Regardless of who is to blame, Russia has clearly anticipated some kind of attack on its capital, installing a Pantsir air defense system on top of at least two different government buildings in Moscow, including the Ministry of Defense's headquarters in January. You can read more about that in our coverage here.
We don't know at this point what kind of drones were involved or from where they were launched, but there have been other apparent attempts by Ukraine to strike near Moscow and Ukrainian drones have gotten closer and closer to the capital in recent months. On April 24, an explosives-laden Ukrainian drone, most likely a UJ-22, was found a short distance from Moscow. You can see it in this tweet below.
We also reported about an incident in February, where a Ukrainian drone came within 70 miles of Moscow. You can read more about that in our coverage here.
But despite the attack, the Victory Day parade will go on and Putin will take part, said Kremlin spokesman Dmitry Peskov, according to TASS.
Putin is working today at his residence near Moscow in Novo-Ogaryovo, Peskov told RIA Novosti.
“The president's schedule continues without changes,” he said.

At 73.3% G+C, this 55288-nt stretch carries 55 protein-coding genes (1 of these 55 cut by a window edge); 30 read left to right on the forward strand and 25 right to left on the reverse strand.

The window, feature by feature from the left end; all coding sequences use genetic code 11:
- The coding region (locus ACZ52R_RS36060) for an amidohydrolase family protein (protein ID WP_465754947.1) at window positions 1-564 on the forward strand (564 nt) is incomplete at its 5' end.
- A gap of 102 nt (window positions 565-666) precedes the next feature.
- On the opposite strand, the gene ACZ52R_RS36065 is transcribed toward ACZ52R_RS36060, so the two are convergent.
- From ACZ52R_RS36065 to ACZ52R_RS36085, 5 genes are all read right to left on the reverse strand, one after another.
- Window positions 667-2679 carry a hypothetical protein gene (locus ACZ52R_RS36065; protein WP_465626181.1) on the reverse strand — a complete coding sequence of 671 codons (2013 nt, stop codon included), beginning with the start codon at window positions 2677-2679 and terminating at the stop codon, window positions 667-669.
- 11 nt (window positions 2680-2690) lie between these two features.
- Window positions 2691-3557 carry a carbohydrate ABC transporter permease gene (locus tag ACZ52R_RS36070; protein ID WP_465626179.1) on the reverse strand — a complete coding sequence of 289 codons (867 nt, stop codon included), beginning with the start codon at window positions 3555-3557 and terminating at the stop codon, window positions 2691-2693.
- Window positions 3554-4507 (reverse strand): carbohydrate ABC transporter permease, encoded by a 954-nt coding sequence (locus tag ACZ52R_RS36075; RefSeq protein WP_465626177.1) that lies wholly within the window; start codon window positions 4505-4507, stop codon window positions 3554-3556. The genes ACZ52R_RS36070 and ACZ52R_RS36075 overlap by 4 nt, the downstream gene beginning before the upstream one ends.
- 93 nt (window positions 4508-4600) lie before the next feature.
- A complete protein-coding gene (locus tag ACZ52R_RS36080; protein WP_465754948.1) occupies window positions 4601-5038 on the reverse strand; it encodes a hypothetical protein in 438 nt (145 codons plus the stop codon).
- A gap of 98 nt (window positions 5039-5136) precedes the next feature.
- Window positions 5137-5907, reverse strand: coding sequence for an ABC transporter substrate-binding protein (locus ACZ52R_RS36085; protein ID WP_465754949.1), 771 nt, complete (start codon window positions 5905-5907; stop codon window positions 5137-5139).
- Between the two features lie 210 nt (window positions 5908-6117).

As a result of the attack, Moscow's mayor issued an order banning drone flying in the city.
Meanwhile, there was yet another Ukrainian attack in Bryansk Oblast, which sits roughly 100 miles away from the Ukrainian border.
“UAVs of the Armed Forces of Ukraine attacked a military airfield in the Bryansk region on the night of May 3,” the Russian Baza news agency reported on its Telegram channel.
“According to preliminary data, a total of five UAVs participated in the attack,” according to Baza. “Two of them were destroyed by small arms, two more exploded on the territory of the airfield. Another drone was not found”.
As a result of the attack, a “non-operating” An-124 cargo jet “received minor damage,” according to Baza. “There were no casualties.”
Bryansk Oblast, which borders Ukraine, has been a frequent target of attacks.